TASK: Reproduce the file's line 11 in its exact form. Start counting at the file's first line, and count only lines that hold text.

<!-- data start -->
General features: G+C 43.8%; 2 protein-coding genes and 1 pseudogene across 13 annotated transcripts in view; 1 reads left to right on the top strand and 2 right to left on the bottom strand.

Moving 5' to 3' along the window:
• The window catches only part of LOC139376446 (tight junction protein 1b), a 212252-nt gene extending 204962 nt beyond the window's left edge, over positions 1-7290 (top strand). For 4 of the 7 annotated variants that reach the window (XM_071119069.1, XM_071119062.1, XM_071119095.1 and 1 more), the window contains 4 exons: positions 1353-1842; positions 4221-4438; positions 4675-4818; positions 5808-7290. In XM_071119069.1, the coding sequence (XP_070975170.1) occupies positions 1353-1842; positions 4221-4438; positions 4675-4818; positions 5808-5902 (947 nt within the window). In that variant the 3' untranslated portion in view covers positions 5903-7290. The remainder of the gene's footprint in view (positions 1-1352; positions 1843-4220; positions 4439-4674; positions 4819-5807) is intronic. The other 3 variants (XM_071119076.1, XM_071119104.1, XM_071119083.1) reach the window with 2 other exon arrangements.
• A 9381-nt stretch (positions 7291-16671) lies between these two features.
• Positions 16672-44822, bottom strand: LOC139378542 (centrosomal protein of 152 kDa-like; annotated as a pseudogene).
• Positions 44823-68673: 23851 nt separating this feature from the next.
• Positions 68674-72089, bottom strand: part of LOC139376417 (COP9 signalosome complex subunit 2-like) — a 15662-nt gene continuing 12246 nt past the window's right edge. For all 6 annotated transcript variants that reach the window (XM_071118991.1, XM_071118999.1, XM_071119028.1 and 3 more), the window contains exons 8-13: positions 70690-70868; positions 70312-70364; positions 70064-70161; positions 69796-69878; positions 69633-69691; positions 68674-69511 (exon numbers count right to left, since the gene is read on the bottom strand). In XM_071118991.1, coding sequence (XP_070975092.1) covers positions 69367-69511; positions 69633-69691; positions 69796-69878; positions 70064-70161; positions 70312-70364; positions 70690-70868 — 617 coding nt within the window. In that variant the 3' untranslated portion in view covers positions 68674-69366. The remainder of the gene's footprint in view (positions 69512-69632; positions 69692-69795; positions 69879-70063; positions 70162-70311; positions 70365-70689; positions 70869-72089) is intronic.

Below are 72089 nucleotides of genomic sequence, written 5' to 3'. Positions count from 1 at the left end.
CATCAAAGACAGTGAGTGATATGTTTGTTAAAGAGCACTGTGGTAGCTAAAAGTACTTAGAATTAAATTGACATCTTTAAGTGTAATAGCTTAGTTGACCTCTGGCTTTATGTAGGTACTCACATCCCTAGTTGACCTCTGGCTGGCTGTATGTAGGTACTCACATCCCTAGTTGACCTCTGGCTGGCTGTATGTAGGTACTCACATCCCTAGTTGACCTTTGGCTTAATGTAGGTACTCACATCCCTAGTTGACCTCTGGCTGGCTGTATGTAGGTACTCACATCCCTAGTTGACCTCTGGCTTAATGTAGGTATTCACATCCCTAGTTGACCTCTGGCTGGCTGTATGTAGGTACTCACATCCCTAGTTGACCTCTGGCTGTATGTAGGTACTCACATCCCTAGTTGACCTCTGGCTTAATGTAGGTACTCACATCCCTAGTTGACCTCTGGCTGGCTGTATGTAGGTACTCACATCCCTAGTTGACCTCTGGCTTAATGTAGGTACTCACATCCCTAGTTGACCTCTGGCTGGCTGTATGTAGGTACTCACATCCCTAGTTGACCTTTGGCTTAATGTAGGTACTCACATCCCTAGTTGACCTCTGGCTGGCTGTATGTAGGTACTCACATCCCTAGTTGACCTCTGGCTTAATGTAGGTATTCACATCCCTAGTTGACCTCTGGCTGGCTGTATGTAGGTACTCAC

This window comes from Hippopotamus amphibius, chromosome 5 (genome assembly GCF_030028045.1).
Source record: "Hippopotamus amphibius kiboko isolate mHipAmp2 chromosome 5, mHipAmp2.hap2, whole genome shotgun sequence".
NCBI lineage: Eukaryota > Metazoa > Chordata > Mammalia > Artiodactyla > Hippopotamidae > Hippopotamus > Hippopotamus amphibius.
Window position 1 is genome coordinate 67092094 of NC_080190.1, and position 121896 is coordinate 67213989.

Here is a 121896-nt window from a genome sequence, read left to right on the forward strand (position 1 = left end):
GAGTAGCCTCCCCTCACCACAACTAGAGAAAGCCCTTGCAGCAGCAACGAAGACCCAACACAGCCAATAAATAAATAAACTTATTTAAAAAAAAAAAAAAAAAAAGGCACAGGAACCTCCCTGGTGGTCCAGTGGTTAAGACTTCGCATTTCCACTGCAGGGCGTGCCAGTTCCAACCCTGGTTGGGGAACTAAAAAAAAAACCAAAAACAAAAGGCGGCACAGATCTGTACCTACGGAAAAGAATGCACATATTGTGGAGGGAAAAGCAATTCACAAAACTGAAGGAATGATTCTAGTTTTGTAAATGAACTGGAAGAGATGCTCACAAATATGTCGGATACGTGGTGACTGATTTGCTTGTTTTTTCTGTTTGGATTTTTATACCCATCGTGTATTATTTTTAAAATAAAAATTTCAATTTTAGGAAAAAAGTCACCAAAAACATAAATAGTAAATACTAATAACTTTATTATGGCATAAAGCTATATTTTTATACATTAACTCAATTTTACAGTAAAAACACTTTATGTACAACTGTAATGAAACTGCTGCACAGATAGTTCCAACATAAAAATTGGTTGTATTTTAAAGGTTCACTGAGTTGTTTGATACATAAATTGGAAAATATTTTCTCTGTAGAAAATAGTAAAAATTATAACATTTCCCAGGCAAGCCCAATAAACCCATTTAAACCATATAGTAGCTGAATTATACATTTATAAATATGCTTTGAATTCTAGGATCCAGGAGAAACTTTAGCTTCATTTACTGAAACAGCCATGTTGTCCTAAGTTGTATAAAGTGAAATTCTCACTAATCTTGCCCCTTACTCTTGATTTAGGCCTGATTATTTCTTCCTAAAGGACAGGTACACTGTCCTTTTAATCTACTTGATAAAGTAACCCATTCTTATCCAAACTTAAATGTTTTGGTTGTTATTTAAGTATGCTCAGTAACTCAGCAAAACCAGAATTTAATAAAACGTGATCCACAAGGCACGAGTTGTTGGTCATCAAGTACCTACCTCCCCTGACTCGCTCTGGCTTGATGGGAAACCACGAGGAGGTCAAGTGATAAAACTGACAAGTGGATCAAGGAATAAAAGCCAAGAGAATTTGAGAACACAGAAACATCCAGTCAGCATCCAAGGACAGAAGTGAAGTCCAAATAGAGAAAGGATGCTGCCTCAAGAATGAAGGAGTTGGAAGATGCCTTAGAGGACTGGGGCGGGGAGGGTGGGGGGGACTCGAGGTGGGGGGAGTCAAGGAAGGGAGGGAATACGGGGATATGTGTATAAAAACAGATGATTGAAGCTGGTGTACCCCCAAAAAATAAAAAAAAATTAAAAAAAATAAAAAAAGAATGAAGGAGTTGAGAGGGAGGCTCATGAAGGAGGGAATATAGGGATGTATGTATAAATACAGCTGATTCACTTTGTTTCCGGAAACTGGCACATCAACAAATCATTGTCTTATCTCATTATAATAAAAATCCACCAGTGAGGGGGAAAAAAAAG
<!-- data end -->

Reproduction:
Source record: "Hippopotamus amphibius kiboko isolate mHipAmp2 chromosome 5, mHipAmp2.hap2, whole genome shotgun sequence".